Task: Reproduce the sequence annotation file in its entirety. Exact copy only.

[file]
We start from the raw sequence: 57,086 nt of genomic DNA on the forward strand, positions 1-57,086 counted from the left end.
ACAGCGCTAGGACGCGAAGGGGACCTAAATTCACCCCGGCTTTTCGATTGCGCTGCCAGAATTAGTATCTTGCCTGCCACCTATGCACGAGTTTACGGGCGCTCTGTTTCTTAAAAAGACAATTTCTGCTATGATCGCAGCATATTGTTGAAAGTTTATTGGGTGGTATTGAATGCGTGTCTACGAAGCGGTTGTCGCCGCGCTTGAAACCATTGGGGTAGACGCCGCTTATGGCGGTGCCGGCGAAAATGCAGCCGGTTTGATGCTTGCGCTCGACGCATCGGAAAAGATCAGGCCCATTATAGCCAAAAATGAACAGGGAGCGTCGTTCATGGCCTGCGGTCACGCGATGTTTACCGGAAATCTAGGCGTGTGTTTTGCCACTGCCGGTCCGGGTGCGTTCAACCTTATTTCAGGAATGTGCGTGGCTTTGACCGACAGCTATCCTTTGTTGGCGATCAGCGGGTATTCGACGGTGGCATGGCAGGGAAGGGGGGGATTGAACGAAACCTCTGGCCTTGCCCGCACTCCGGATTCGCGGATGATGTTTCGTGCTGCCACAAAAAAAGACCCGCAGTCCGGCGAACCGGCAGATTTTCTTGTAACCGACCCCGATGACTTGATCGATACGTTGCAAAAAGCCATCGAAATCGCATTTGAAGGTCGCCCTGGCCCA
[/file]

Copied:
We start from the raw sequence: 57,086 nt of genomic DNA on the forward strand, positions 1-57,086 counted from the left end.
ACAGCGCTAGGACGCGAAGGGGACCTAAATTCACCCCGGCTTTTCGATTGCGCTGCCAGAATTAGTATCTTGCCTGCCACCTATGCACGAGTTTACGGGCGCTCTGTTTCTTAAAAAGACAATTTCTGCTATGATCGCAGCATATTGTTGAAAGTTTATTGGGTGGTATTGAATGCGTGTCTACGAAGCGGTTGTCGCCGCGCTTGAAACCATTGGGGTAGACGCCGCTTATGGCGGTGCCGGCGAAAATGCAGCCGGTTTGATGCTTGCGCTCGACGCATCGGAAAAGATCAGGCCCATTATAGCCAAAAATGAACAGGGAGCGTCGTTCATGGCCTGCGGTCACGCGATGTTTACCGGAAATCTAGGCGTGTGTTTTGCCACTGCCGGTCCGGGTGCGTTCAACCTTATTTCAGGAATGTGCGTGGCTTTGACCGACAGCTATCCTTTGTTGGCGATCAGCGGGTATTCGACGGTGGCATGGCAGGGAAGGGGGGGATTGAACGAAACCTCTGGCCTTGCCCGCACTCCGGATTCGCGGATGATGTTTCGTGCTGCCACAAAAAAAGACCCGCAGTCCGGCGAACCGGCAGATTTTCTTGTAACCGACCCCGATGACTTGATCGATACGTTGCAAAAAGCCATCGAAATCGCATTTGAAGGTCGCCCTGGCCCA